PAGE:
Focus group discussion
LOOKING ASKANCE - Joseph Gonzales (The Freeman) - July 5, 2020 - 12:00am

I am still trying to wrap my head around the fact that, while there is a pandemic out there, our government has been busy distracting itself (and by default, we the people) with less urgent matters. All this noise and babble is befuddling, strains credulity, and ultimately, is severely damaging. Perhaps irreversibly.

There is a virus out there. We need to combat it. We need to protect the citizens, and yet provide a way for them to safely earn a livelihood and obtain sustenance. Those are the goals, and our government should not take its eyes off these goals. But throughout this epidemic, I am not sure if all the crucial components have linked hands to support these common goals, and are looking at the same direction.

Methinks that meanwhile, opportunistic individuals have sought to strike while there is confusion and chaos, and capitalize on the pandemic.

No, I am not speaking of China (although China is the most egregious example of opportunism, whether it be in the West Philippine Sea, the Indian borders, or Hong Kong). I speak of our rulers, the political elite that hold the fate of their country in their erstwhile-clumsy hands.

The shutdown of a media company, ABS-CBN, is a glaring example. Sober analysts have pronounced that if, indeed, ABS-CBN committed violations or evaded tax, there are plenty of remedies that can be deployed. File criminal cases or damage suits, for example.

The remedy du jour that we are being treated to, however, broadcasted in the current spectacle of the Congressional hearings, is not the usual kind. What is offered to us as the medicinal syrup is non-renewal of ABS-CBN’s Congressional franchise. But that is not medicine. That is a poison. That is the extreme solution, not even equal to the level of cutting off a nose to spite the face. More like stabbing the heart to spite a face.

But, my dear legislators. Should we perhaps focus on the virus rather than crucifying a media company?

Another example are the unseen hands working to demolish the news outfit Rappler, and by extension, its face that is Maria Ressa. Multiple criminal cases are pending, guaranteed to bring Rappler to its knees once they are successfully concluded. In the midst of a health crisis, a judge decides to issue her conviction of Maria Ressa for libel, utilizing novel arguments that have caused legal scholars to swear.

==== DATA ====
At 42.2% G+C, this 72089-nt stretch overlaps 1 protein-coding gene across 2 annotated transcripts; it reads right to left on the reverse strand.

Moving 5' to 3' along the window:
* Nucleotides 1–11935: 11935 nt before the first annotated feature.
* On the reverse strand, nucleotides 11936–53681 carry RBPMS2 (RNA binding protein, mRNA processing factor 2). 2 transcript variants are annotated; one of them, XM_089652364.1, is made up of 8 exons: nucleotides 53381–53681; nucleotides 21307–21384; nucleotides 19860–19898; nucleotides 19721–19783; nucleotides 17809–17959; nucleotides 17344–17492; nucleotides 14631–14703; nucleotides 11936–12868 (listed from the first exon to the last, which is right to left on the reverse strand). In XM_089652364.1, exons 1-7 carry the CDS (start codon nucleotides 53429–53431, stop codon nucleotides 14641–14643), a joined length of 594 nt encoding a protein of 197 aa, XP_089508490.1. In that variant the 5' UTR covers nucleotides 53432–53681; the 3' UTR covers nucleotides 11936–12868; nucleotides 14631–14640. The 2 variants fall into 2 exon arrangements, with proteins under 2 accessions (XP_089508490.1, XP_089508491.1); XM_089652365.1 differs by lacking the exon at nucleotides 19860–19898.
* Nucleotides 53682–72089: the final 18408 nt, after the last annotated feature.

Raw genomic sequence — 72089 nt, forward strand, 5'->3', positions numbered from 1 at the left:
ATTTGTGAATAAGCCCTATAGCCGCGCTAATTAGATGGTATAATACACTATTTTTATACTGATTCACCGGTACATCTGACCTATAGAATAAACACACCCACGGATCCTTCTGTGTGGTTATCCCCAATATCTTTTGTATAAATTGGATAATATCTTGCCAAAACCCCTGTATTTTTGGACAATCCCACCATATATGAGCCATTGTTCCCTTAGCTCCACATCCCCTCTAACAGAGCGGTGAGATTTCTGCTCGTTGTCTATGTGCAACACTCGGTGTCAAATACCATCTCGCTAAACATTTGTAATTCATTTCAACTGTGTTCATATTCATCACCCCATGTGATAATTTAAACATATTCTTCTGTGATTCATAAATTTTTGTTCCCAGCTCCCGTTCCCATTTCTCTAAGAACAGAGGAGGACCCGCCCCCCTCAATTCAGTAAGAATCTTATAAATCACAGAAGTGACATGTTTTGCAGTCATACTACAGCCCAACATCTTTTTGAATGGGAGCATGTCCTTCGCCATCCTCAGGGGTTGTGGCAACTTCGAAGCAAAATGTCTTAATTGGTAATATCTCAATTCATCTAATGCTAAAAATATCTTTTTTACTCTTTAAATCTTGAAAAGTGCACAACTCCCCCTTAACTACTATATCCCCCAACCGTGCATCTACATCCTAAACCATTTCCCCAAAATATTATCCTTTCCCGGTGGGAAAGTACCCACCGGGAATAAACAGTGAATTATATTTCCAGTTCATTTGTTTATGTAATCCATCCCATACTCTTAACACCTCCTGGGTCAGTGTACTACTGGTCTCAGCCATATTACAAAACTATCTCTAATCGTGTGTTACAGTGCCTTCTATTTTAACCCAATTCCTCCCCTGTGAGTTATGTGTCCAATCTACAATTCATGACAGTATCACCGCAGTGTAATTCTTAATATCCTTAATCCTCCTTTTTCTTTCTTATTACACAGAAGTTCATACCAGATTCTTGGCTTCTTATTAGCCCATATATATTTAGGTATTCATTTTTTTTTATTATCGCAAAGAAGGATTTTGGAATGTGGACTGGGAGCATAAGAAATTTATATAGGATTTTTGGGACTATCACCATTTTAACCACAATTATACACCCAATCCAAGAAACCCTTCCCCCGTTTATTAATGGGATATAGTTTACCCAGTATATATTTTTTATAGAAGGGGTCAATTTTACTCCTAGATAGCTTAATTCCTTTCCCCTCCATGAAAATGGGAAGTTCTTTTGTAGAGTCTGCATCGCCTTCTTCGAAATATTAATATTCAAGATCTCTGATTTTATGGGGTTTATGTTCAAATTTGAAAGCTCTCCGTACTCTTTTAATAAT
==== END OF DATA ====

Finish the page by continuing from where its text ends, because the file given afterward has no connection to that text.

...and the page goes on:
But really, do we want to foment dissent and unrest while people are trying to survive this virus? Don’t we want a citizenry focused on surviving, complying with health guidelines, and contributing to a healthier populace, rather than up in arms about press freedom and the Constitutional liberty of speech?

Same goes for the Anti-Terror Bill, newly signed into law. Fresh off the legislators’ hands, and into the in-desks of our police force. But, should terrorism be high up on the list of priorities of government? Should we expend finite resources now, during the COVID-19 pandemic, to fight terrorists? Or should those limited resources be devoted to exploring how well the Department of Health is doing, whether it needs more support, more experts, more test kits, or more personnel?

Should we build more hospitals instead? Purchase thermal scanners? Make our seaports and airports safer? Create safety zones for senior citizens? Train more nurses and medical support staff?

Or do we send policemen out to collar social media posters and armchair critics, incarcerate them, and rough them up? I mean, there’s not much more they can do, seeing as ports are closed to tourists, and international terrorists would be hard-pressed to enter the country. (This makes me actually prefer giving cash to barangays so they can buy instant coffee, instant noodles, and detergent soap for distribution to high-rise condos in upper-class Bonifacio Global City.)

“Revenge is a dish best served cold”, says the adage. Now is not exactly a cool time for it.

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